Published in The Phnom Penh Post, 8 June 2012 (7Days section)

On the surface they may be less direct, but a new generation of artists continues to confront the past by weaving it into the present

KIM HAK is an artist on the move. “I don’t want only to talk about Khmer Rouge, but also about something else,” he says. “The Khmer Rouge is history, we need to learn and we need to know, but we also need to move.”

Along with Amy Lee Sanford and Svay Sareth, Kim is one of a new generation of Cambodian artists whose work engages with the genocide in ways that, while less direct, focus on complex present-day memories of past atrocities. Importantly, these artists insist that their work is multi-layered, and reflecting on the Khmer Rouge is just one of the strands they work with.

Kim Hak, Koh Pich, from Daun Penh series, 2011. http://www.kimhak.com

Phnom Penh-based curator Erin Gleeson has argued that international perceptions of Cambodia have been defined by “the two Ts”: temples and trauma. Artists like Kim, Sanford and Svay transcend these expectations, while remaining determined to confront their nation’s wounds.

This shift is significant as well as visible. In a series of exhibitions from 2000 to 2008, Cambodian artists had confronted the horrific past predominantly in grotesquely expressive works that vividly depicted the appalling experience of life under the Pol Pot’s regime.

This generation of artists gained their haunting power from an illustrative directness and brazen lack of subtlety. “To emphasise the meaning of my works, I have attached some pictures about the Khmer Rouge that I had taken inside the Tuol Sleng Genocide Museum, together with various Khmer Rouge symbols such as a hammer and sickle,” explained Chhim Sothy in 2008. One of Cambodia’s best known painters, Chhim was speaking about his History Wheel, an artwork made with a cow’s skull, barbed wire, and blood-like splatters of red paint.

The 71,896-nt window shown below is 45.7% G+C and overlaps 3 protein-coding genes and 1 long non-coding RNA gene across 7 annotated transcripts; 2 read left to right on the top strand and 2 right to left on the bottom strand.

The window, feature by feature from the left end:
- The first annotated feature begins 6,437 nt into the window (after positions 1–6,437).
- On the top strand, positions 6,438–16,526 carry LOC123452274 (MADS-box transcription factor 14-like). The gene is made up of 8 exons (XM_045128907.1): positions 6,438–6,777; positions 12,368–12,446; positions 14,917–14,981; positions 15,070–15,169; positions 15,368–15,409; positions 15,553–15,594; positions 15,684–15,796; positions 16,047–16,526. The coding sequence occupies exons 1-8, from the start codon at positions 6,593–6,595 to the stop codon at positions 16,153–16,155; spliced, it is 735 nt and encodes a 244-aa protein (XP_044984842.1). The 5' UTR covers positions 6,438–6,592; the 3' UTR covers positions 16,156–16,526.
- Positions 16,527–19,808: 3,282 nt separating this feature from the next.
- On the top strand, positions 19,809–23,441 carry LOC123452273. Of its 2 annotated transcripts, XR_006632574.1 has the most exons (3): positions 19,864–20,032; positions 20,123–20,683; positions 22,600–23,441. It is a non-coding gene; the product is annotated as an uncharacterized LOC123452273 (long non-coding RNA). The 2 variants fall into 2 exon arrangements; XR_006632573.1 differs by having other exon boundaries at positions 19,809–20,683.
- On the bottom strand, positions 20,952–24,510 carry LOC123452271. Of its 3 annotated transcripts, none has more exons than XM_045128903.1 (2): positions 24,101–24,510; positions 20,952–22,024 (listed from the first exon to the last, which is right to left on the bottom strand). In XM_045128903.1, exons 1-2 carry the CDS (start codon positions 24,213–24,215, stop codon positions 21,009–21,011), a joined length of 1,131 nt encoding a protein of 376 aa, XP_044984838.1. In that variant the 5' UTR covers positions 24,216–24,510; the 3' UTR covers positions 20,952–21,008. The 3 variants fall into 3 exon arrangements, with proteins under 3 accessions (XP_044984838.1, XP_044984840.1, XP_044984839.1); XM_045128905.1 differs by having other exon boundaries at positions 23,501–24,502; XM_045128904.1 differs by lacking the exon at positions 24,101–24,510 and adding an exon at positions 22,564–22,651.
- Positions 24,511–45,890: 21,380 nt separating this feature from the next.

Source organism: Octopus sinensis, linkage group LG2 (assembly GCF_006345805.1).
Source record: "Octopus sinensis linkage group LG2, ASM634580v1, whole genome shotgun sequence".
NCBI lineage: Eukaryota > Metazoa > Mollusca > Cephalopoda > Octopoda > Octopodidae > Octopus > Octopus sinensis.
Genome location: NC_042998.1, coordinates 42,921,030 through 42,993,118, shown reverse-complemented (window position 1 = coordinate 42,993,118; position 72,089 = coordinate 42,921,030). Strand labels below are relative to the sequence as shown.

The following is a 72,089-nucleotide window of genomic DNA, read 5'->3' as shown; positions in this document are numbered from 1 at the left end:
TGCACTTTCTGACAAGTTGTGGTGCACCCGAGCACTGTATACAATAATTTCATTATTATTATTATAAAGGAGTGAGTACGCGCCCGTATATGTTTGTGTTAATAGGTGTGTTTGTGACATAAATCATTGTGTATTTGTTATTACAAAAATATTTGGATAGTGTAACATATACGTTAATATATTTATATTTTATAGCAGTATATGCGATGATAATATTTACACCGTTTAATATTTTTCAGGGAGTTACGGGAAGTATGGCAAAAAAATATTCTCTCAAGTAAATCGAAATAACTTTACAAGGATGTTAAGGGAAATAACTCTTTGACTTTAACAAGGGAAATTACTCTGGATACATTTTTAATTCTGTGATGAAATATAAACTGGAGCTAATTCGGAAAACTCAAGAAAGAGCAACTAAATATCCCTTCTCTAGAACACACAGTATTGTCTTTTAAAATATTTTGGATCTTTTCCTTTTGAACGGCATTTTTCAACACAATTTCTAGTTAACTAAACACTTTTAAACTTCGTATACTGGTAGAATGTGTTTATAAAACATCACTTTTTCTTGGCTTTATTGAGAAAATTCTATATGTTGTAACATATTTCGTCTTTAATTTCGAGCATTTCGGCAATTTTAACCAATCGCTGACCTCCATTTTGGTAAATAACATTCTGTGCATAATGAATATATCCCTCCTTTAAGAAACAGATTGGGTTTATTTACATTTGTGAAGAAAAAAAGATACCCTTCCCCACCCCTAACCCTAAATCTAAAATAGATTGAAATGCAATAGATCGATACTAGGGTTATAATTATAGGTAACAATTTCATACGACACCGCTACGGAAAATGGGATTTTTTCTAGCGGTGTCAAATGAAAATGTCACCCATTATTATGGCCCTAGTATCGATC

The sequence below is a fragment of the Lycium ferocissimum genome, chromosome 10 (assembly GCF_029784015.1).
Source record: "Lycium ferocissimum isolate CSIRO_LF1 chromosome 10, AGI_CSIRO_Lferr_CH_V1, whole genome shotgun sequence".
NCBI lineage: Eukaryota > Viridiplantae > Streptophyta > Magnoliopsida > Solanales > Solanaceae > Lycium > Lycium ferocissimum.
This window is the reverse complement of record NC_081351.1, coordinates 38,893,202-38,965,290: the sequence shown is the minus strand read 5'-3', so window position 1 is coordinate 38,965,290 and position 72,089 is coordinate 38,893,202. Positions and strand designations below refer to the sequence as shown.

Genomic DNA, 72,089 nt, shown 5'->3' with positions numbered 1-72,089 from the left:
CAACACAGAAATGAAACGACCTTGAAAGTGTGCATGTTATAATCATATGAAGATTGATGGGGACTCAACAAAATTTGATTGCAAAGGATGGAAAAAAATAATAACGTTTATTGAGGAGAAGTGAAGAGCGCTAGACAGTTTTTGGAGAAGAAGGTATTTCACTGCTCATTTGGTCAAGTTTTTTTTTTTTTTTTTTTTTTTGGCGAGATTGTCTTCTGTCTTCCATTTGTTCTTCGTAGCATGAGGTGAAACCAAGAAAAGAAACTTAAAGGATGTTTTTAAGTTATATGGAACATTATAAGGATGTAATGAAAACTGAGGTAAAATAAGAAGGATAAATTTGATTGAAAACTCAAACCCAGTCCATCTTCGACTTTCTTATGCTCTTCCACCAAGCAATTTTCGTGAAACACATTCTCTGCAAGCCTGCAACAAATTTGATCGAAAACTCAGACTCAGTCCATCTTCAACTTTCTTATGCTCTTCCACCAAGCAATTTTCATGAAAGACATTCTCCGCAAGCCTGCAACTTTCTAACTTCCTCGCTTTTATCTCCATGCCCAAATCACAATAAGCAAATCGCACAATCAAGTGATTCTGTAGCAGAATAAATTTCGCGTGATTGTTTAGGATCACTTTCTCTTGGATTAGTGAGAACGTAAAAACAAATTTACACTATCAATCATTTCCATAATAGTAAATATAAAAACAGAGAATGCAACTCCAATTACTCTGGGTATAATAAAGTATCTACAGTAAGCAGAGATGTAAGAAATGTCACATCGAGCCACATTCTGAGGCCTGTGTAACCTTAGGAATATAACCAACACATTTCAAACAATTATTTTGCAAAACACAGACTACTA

Cambodian-American art historian Ly Boreth has suggested that “like many other survivors, Vann Nath’s ability to see analytically was devastated while he was imprisoned at Tuol Sleng”, where the late artist’s paintings are on permanent display.

Chhim, Vann and several other artists were featured in The Art of Survival, an exhibition presented twice at Meta House in 2008, which invited artists to “reflect on the Cambodian genocide,” according to Meta House Director Nicolaus Mesterharm.

Sopheap Pich, a sculptor now enjoying international attention at the Documenta 13 exhibition in Germany, was also included. “I personally think that dealing with the Khmer Rouge, dealing with that time, is not just about trying to make images that speak about it,” he wrote. But this viewpoint was fairly unusual at the time.

In the exhibition catalogue, many artists spoke of the “messages” contained in their works. Painting was the most popular medium, and images of skulls, bones, and anguished faces dominated. The same was the case in 2000, when Reyum Gallery pioneered a similarly themed exhibition, The Legacy of Absence.

Overlapping subtleties

Daun Penh, Kim’s exhibition currently on show at the newly reopened Reyum Institute, consists of 51 photographs of Phnom Penh’s streets. Markets and motorbikes, traffic and construction, the riverside and the rain, young people and old buildings: all aspects of the city are included.